Tuesday, April 27, 2010

Strafed By A Tarantula Hawk

I was strafed by a Tarantula Hawk for the first time this year, while weeding & picking up trash and cigarette butts from my front yard yesterday. The body the size of a jump drive, and wings that sound like dry paper fans slapping, these massive insects always startle me a little bit when they fly close by.

I know they're not interested in me, since I have just 2 legs and not 8, but it's a little unnerving to have them flying within arm's reach (mine, not theirs) .

My milkweed's flowers look just like these (sans mites in the close-up). The tarantula hawks get "drunk" on the milkweed nectar, and tend to fly in slow lazy circles after feasting. I don't want one of these girls mistaking me for a threat.

I've not yet seen a tarantula or scorpion ("Rock you like a hurricane!") in my yard... but I know they exist in the Sonoran desert. As our sub division is built upon reclaimed farm land, the Orkin Pest control told me that the residual pesticides the farmers used cleared out most all of the indigenous ground critters years before the homes were built. That has a good foreboding for termite eradication as well, since we have only the ground dwelling ones here, and not the swarming Formosan termites that the South East US and Hawaii tend to get.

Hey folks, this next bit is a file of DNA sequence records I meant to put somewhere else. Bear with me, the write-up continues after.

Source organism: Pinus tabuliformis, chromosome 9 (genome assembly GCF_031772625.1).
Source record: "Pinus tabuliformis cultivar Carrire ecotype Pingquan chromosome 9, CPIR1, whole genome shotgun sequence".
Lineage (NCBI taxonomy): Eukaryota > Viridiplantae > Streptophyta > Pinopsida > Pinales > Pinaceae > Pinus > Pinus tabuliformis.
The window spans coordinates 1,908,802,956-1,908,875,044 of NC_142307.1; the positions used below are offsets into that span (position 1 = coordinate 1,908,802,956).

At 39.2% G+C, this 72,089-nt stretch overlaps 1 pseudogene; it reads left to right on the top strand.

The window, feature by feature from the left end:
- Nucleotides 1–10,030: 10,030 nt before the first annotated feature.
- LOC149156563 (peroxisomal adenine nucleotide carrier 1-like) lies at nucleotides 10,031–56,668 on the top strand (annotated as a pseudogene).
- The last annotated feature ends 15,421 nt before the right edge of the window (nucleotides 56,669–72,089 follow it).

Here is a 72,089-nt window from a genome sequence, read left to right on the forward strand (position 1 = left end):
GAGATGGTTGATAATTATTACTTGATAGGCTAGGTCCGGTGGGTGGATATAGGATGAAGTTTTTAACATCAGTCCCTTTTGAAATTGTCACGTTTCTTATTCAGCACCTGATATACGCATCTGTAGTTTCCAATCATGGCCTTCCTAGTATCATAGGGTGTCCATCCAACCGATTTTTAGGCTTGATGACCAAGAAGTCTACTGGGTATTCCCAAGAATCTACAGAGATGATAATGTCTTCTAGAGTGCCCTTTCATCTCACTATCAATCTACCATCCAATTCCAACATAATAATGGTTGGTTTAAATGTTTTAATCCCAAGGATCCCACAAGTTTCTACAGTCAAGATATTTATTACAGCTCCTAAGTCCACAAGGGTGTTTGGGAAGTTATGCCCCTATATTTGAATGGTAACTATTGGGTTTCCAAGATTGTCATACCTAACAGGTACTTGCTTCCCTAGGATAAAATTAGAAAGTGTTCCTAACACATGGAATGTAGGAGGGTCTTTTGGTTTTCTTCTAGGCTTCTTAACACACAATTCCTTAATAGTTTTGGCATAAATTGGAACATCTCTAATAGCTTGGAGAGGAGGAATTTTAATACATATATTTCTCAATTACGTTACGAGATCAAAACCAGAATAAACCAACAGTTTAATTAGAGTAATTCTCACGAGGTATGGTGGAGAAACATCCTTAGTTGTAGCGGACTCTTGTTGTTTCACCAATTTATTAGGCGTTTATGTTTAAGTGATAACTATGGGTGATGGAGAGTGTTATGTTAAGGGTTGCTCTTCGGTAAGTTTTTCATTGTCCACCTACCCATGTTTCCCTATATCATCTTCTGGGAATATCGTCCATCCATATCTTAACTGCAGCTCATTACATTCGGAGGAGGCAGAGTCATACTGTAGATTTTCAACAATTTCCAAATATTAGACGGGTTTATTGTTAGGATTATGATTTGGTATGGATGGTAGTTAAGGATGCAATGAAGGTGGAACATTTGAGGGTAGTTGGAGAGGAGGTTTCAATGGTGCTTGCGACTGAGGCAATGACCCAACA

1. The ones that run...are tarantulas...the ones that stand still...are well-disciplined tarantulas!"

  2. LMAO! You keeeeeel me!

    I was waving a pruned palm branch to dissuade this large airborne critter from making a direct pass at me - I often use pruned branches to destroy black widow spider webs... if the web comes back... the arachnid is still there.

    Too bad the tarantula hawks don't eat black widows!

  3. Do those tarantula killers diet on scorpions and camel spiders?

  4. I don't think they do, since only the females hunt (males just drink nectar and copulate, imagine that! lol), and while the females have been seen hunting wolf spiders, tarantula, and other spiders in the day time, they don't often hunt at night when scorpions come out. A good article on it is here: http://www.desertusa.com/mag01/sep/papr/thawk.html The female kills a tarantula to lay an egg on it, in the tarantula lair, and since scorpions and camel spiders don't really have "lairs" the the same sense that a tarantula does, I think it is unlikely that they could serve as prey to a tarantula hawk.

  5. Doubtful that it could, unless the human was perhaps an infant, or immuno-compromised. A healthy adult human would have a painful sting for sure, but death would be unlikely. The wasp is not interested in humans, they're far too big to be considered viable prey.


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